The Government of Quebec is investing $ 18.4 million to launch the construction of three accommodation centers for Indigenous students in Quebec and across the country, including one in Trois-Rivières.
The construction of a first 40-unit unit in Trois-Rivières will be launched in spring 2021 and completed in August 2022, just like in Sept-Îles. Quebec plans to build a third student residence by 2025. Its location, however, has not yet been determined.
This project is the result of a concerted effort between the Ministry of Higher Education, the Ministry responsible for Native Affairs and the Société immobilière du Regroupement des centers d’amitié autochtones du Québec (SIRCAAQ). The latter was also mandated to manage the construction.
The project is designed to be central. It will be built near the University of Quebec at Trois-Rivières, the Cégep de Trois-Rivières, Laflèche College, the Bel-Avenir vocational training center and several services. A CPE and a 4-year-old kindergarten will be added to it.
The size of the residences will vary from a simple studio, to six and a half room apartments to meet the needs of larger families, especially mothers who wish to be accompanied by their children.
“The train had already been on the rails for some time,” said Denise Caron, assistant director of the Native Friendship Center of Trois-Rivières. The efforts of the former Minister of Native Affairs Sylvie d’Amours are not unrelated to this.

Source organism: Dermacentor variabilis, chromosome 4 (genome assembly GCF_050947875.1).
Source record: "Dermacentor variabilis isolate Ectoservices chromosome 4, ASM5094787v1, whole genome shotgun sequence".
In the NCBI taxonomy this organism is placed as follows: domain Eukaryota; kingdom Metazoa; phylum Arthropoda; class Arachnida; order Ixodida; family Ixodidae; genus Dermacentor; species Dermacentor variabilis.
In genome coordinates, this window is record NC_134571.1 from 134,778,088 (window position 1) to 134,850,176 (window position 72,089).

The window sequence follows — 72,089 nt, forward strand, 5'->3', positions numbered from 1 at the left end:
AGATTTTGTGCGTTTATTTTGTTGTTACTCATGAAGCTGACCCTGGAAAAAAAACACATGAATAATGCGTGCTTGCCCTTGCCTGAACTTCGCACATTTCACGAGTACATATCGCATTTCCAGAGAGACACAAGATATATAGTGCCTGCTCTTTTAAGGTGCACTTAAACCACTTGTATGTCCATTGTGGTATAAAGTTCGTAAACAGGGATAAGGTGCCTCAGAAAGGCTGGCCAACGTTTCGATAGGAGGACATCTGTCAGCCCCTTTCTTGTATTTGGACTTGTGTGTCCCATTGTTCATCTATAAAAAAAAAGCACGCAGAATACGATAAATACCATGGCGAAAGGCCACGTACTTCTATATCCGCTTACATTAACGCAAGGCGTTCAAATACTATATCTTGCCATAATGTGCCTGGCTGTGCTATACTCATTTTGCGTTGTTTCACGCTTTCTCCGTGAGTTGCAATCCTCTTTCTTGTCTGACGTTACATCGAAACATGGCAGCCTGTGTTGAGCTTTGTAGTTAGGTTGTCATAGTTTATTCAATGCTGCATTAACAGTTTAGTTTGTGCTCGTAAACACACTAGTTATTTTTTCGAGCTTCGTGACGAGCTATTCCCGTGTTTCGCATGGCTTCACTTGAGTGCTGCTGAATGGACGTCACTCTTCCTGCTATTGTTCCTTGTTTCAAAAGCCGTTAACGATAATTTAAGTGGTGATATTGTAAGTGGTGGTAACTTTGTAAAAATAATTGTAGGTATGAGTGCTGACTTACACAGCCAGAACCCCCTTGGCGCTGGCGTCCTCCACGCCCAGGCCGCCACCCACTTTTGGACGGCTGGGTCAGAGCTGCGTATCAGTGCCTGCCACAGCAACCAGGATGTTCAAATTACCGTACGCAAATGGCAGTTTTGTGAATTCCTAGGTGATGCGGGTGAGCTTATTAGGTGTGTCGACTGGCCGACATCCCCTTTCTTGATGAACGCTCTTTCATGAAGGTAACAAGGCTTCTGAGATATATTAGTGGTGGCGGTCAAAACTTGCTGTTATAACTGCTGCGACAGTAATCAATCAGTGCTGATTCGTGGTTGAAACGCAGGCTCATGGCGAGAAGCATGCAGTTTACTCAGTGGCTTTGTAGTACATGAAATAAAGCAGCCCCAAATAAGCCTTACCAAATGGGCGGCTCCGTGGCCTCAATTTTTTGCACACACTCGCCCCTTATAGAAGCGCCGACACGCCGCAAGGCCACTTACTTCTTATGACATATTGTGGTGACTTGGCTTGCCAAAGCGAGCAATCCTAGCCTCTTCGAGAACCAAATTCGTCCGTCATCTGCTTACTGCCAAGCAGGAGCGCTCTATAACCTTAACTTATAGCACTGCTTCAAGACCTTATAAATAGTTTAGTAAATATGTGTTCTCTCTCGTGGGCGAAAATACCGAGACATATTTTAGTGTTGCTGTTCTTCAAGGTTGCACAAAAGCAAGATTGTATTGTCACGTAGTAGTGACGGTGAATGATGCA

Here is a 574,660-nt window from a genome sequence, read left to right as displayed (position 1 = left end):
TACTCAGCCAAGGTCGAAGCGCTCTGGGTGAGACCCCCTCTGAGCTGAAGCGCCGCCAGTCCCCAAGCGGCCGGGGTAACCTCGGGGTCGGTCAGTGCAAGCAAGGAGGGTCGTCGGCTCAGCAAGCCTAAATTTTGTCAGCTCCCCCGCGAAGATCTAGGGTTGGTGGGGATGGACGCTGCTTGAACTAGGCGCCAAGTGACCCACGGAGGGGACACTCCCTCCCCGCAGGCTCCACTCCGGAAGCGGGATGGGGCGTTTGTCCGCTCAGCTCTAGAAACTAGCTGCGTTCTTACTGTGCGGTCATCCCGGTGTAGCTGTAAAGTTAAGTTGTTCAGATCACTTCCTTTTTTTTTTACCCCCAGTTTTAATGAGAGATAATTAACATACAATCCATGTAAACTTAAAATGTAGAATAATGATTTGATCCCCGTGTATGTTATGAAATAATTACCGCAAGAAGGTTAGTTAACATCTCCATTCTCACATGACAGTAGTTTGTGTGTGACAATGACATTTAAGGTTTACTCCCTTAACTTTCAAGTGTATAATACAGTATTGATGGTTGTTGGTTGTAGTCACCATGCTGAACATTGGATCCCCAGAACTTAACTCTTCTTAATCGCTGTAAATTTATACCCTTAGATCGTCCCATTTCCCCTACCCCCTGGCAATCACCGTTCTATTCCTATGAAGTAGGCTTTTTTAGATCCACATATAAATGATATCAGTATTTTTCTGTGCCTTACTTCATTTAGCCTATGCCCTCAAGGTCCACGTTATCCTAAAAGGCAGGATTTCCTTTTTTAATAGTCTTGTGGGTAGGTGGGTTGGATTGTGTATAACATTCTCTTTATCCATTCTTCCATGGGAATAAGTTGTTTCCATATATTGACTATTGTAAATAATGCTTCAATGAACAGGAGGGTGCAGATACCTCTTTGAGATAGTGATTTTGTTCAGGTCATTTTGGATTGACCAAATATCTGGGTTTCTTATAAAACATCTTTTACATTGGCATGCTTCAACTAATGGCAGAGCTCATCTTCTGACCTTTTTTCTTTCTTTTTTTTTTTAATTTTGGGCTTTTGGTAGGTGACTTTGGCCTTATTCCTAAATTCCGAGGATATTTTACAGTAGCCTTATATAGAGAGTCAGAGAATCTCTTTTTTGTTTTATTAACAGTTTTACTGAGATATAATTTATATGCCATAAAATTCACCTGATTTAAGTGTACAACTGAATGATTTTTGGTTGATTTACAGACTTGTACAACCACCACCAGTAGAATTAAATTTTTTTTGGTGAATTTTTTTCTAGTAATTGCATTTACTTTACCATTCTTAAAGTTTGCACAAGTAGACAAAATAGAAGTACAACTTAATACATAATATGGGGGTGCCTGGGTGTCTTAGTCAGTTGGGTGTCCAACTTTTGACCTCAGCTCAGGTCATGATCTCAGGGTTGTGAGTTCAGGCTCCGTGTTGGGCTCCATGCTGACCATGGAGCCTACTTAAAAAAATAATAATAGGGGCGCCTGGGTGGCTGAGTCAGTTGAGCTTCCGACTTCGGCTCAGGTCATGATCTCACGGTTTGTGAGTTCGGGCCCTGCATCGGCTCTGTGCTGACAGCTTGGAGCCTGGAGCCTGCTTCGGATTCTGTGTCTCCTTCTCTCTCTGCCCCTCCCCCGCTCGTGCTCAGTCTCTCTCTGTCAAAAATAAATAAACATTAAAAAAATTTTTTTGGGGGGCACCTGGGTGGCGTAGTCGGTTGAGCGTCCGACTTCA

The objective is of course to improve accessibility to studies for First Nations youth and in particular for the Atikamekw communities of Obedjiwan, Manawan and Wemotaci, but also throughout Quebec.
“People came from the communities to pursue their post-secondary studies and had difficulty finding housing. Often the women arrived with their children. Many have suffered from systemic racism in accessing housing, ”says Ms. Caron.
“When you are of Aboriginal origin, there are a lot of things to learn, including the way people look at yourself, in addition to integration into the school environment. People will really be integrated into the Trois-Rivières community. It will be a great incentive for aboriginal students. We have a great student community. It’s a project that will change the city for the better. There is recognition of the cultural contribution of the First Nations, ”she adds.
Not a closed circuit environment
“When you don’t know the reality, you could perhaps think like that, but the places will be open to non-native populations. Places where culture will be alive. I think there is going to be some curiosity. We allow people to continue to speak their language, to benefit from mutual aid and to experience their culture. Cultural security is something you can experience, ”says Denise Caron.
“Leaving a community is a mourning to go through. We will be able to act in a continuum of services and support them in their educational success, ”she continues.
“These community living environments will reduce the feelings of isolation and loneliness experienced by students who attend large urban educational institutions,” recognizes Ian Lafrenière, Minister responsible for Native Affairs.
This project, carried out in partnership with the SIRCAAQ and funded from the $ 200 million envelope announced in the 2020-2021 budget, aimed at responding to the recommendations of the commissions (CERP and ENFFADA).